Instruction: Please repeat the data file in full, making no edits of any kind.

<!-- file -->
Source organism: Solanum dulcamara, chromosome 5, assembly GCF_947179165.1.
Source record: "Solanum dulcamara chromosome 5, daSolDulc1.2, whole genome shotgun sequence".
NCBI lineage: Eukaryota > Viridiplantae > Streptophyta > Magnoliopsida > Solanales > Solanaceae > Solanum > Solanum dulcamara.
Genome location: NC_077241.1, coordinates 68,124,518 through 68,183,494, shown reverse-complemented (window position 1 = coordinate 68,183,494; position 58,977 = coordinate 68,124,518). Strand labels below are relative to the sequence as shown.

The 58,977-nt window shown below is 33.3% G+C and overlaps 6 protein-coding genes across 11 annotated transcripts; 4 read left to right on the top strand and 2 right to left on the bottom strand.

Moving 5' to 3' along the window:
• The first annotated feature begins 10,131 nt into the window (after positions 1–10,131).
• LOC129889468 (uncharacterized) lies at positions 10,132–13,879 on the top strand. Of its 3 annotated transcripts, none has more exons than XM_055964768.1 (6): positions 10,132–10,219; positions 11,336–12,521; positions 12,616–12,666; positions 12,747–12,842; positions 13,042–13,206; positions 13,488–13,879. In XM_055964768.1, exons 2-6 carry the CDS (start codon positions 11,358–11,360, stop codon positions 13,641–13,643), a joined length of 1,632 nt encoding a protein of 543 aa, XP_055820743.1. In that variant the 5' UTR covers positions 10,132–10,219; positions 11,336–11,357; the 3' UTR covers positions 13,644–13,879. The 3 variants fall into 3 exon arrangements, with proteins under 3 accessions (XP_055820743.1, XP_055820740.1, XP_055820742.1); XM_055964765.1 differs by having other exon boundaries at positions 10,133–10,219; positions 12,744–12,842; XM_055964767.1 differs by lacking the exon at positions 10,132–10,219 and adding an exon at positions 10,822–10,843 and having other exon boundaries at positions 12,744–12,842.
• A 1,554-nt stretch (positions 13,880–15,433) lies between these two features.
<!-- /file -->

Source organism: Solanum dulcamara, chromosome 5, assembly GCF_947179165.1.
Source record: "Solanum dulcamara chromosome 5, daSolDulc1.2, whole genome shotgun sequence".
NCBI lineage: Eukaryota > Viridiplantae > Streptophyta > Magnoliopsida > Solanales > Solanaceae > Solanum > Solanum dulcamara.
Genome location: NC_077241.1, coordinates 68,124,518 through 68,183,494, shown reverse-complemented (window position 1 = coordinate 68,183,494; position 58,977 = coordinate 68,124,518). Strand labels below are relative to the sequence as shown.

The 58,977-nt window shown below is 33.3% G+C and overlaps 6 protein-coding genes across 11 annotated transcripts; 4 read left to right on the top strand and 2 right to left on the bottom strand.

Moving 5' to 3' along the window:
• The first annotated feature begins 10,131 nt into the window (after positions 1–10,131).
• LOC129889468 (uncharacterized) lies at positions 10,132–13,879 on the top strand. Of its 3 annotated transcripts, none has more exons than XM_055964768.1 (6): positions 10,132–10,219; positions 11,336–12,521; positions 12,616–12,666; positions 12,747–12,842; positions 13,042–13,206; positions 13,488–13,879. In XM_055964768.1, exons 2-6 carry the CDS (start codon positions 11,358–11,360, stop codon positions 13,641–13,643), a joined length of 1,632 nt encoding a protein of 543 aa, XP_055820743.1. In that variant the 5' UTR covers positions 10,132–10,219; positions 11,336–11,357; the 3' UTR covers positions 13,644–13,879. The 3 variants fall into 3 exon arrangements, with proteins under 3 accessions (XP_055820743.1, XP_055820740.1, XP_055820742.1); XM_055964765.1 differs by having other exon boundaries at positions 10,133–10,219; positions 12,744–12,842; XM_055964767.1 differs by lacking the exon at positions 10,132–10,219 and adding an exon at positions 10,822–10,843 and having other exon boundaries at positions 12,744–12,842.
• A 1,554-nt stretch (positions 13,880–15,433) lies between these two features.